JD Walker’s postseason

PALS teacher and former football coach reflects on 18 years with Allen ISD

Francis Salazar, Feature editor

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Current PALS teacher and former football coach JD Walker has been with Allen for 18 years. In those 18 years, Walker has seen Allen grow into the school that it is today.

Arriving in Allen from Oklahoma in 2002, Allen was a different place. Both Stacy Road and Highway 121 were two-lane streets, and Allen High had only been running since 1999. According to Walker, Allen was a lot like Stillwater: there were open fields one would have to wait on tractors to pass, and there was a lot of open area.

“With the PALS program, there were eleven elementaries that we would go out and mentor to,  and two middle schools,” Walker said. “[Allen] went from 11 elementary schools to now [where] we have 18. We just expanded in that way. Then of course the numbers, a lot of these classrooms were empty at the high school here when we first started. We’ve grown over the years.”

From being a coach of football and track, and a mentor for the PALS program, Walker is a witness of how Allen has adapted over the years. For the majority of his career at Allen, Walker was a coach on the football team, helping lead the team to many wins. But this year, he stepped down from that position.

“This is the first year that I haven’t coached in 18 years,” said Walker. “I’ve coached track and football. Until 2008 I was the running backs coach and then went over to the defensive side and was a second secondary coach and the special teams coordinator from 2011 to 2017. I was part of all the state championships, and it was unbelievable to kids that I’ve got to mentor and coach as well, and got to be part of that.”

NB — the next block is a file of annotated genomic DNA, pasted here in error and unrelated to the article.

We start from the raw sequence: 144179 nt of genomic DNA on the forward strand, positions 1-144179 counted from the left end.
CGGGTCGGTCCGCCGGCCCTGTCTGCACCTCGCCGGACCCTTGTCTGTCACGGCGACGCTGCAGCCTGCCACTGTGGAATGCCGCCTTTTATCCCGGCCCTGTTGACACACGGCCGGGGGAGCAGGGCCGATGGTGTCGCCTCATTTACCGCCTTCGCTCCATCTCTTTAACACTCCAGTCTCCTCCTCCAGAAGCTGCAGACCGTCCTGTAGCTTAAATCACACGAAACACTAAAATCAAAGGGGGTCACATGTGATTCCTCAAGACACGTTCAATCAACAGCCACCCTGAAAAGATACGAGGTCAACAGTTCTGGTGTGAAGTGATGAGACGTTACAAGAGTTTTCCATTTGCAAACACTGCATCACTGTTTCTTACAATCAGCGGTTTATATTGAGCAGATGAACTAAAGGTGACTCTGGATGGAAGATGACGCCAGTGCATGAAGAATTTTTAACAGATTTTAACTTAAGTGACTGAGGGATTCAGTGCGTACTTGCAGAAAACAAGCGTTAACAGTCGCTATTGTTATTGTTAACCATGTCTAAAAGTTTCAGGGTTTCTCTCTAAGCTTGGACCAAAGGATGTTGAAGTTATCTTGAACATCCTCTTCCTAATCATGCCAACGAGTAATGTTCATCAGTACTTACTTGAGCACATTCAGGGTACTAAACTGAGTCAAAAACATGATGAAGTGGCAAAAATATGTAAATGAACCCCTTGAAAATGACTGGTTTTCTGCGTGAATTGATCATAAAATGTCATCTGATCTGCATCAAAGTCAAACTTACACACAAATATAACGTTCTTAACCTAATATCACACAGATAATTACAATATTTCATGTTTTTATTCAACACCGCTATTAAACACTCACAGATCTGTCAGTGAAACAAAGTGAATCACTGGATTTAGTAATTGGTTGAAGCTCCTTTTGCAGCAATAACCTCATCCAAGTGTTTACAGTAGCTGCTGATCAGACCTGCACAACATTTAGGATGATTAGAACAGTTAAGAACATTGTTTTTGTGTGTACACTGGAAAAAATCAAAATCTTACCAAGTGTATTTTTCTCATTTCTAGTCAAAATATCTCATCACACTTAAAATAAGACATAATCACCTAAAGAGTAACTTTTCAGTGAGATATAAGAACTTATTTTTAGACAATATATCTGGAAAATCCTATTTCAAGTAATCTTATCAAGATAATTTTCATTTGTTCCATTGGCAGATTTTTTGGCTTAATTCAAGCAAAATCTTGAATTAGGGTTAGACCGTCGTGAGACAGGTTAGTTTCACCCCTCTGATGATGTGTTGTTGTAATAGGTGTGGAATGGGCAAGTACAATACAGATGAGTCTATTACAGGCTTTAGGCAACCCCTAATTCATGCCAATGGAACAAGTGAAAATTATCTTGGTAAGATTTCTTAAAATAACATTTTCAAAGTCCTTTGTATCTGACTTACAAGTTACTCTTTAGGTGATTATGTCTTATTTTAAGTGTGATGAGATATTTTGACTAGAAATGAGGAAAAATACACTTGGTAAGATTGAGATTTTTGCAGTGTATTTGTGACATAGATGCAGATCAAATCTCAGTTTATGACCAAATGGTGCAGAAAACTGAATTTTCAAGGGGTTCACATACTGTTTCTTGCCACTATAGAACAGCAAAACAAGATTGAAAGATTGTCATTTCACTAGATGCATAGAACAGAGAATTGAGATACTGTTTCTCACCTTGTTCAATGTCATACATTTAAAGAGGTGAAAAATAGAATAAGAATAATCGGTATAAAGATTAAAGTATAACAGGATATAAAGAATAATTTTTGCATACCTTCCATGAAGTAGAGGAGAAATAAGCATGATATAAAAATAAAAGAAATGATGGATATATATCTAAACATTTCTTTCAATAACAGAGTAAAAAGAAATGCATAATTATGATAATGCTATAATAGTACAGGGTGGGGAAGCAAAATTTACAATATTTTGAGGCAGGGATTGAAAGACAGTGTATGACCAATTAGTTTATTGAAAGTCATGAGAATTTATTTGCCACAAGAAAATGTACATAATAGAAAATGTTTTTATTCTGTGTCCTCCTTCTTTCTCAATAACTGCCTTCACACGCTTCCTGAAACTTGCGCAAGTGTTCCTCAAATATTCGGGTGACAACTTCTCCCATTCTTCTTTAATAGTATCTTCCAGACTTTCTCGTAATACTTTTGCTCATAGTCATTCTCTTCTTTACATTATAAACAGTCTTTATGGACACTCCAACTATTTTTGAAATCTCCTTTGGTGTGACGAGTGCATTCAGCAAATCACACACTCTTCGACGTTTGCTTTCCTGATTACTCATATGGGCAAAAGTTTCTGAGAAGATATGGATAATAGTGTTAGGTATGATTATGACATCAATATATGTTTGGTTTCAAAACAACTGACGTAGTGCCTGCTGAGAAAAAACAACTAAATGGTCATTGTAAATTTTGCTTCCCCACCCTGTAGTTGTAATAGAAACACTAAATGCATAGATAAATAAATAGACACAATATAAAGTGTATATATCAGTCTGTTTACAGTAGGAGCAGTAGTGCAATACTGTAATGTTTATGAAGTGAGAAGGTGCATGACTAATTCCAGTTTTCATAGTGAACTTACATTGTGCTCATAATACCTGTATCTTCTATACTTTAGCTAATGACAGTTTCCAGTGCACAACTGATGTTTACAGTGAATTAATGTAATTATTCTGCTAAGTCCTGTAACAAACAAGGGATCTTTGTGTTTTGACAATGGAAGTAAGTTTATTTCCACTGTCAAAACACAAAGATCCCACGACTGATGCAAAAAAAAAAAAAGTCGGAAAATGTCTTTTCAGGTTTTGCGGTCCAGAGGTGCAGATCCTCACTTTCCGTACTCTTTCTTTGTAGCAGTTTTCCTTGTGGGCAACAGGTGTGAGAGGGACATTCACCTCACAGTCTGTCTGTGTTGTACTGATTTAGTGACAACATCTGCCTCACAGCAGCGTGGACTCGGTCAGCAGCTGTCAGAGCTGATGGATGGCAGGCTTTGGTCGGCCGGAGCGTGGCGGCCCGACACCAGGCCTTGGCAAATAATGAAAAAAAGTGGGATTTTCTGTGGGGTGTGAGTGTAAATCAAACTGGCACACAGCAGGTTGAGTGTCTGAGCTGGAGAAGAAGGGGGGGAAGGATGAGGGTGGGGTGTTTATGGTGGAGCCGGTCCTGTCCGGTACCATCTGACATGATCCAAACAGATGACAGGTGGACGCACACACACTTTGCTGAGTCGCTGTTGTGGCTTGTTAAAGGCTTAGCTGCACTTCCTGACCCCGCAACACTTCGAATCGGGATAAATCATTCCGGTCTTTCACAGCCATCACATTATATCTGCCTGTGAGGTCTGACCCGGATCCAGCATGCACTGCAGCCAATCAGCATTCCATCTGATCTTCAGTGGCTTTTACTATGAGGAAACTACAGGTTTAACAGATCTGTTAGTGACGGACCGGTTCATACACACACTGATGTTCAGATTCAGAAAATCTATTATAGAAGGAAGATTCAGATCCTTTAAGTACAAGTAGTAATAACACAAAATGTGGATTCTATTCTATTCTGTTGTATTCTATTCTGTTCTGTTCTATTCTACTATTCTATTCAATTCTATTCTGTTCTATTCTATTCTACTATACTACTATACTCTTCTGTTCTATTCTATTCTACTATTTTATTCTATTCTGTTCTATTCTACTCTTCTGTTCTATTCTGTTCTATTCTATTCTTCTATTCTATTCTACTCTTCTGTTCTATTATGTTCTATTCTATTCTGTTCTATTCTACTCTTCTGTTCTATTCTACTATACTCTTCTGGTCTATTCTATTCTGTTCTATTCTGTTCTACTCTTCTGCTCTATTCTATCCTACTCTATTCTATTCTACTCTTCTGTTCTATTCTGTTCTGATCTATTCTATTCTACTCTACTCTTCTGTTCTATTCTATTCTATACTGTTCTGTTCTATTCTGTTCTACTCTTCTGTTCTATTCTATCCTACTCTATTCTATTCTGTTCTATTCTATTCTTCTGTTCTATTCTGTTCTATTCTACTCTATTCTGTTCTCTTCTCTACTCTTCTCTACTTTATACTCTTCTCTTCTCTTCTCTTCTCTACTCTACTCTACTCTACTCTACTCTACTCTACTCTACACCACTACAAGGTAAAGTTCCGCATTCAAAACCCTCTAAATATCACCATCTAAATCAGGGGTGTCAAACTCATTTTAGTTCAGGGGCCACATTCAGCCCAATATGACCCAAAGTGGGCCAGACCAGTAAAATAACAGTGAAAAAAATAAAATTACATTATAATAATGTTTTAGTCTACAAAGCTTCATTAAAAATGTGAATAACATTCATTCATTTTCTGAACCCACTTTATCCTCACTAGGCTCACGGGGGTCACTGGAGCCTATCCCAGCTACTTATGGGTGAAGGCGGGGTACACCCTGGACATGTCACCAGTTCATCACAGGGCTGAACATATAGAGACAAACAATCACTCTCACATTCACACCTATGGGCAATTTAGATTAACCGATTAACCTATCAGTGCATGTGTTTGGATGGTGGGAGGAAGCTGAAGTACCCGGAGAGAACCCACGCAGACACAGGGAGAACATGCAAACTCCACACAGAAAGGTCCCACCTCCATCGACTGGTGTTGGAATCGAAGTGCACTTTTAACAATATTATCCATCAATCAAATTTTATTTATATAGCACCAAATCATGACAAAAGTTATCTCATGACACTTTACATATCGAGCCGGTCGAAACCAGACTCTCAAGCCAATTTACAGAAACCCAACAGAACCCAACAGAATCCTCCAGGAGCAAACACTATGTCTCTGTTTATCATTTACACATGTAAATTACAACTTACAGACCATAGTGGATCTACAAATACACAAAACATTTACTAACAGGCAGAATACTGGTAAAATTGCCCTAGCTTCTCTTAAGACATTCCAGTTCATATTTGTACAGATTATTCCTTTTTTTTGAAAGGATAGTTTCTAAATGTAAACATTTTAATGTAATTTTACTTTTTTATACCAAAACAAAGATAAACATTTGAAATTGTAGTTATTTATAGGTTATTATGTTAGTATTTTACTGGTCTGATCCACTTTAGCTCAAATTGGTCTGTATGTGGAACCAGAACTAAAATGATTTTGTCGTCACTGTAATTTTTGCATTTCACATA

Walker doesn’t see himself going back to coaching. Instead, he’s enjoying life as a full-time PALS teacher and the extra time he has for his family.

“I mean I’m happy that [coaching] fulfilled a large part of my life,” said Walker. “Football was my life for so long, but now I’m kind of taking a step back and and I’m really having fun with what I’m doing now and growing [the PALS] program, and I get to kind of be a dad again. I’ve got a junior daughter playing tennis ,and then a sixth grader that’s also playing tennis too,  so I get to go to watch their matches. I had to miss some of those because of football and practice or games that we had, so I get to be a dad have a few more hours.”

Though Allen has undoubtedly changed through the years, Walker has been here for it all, and said he enjoys seeing the growth of Allen today.

“My wife and I kind of kid around that this is a bird’s nest in the ground,” said Walker. “This is Utopia; it doesn’t get any better.  As as a public school and public school setting, it’s as good as it gets.”

 

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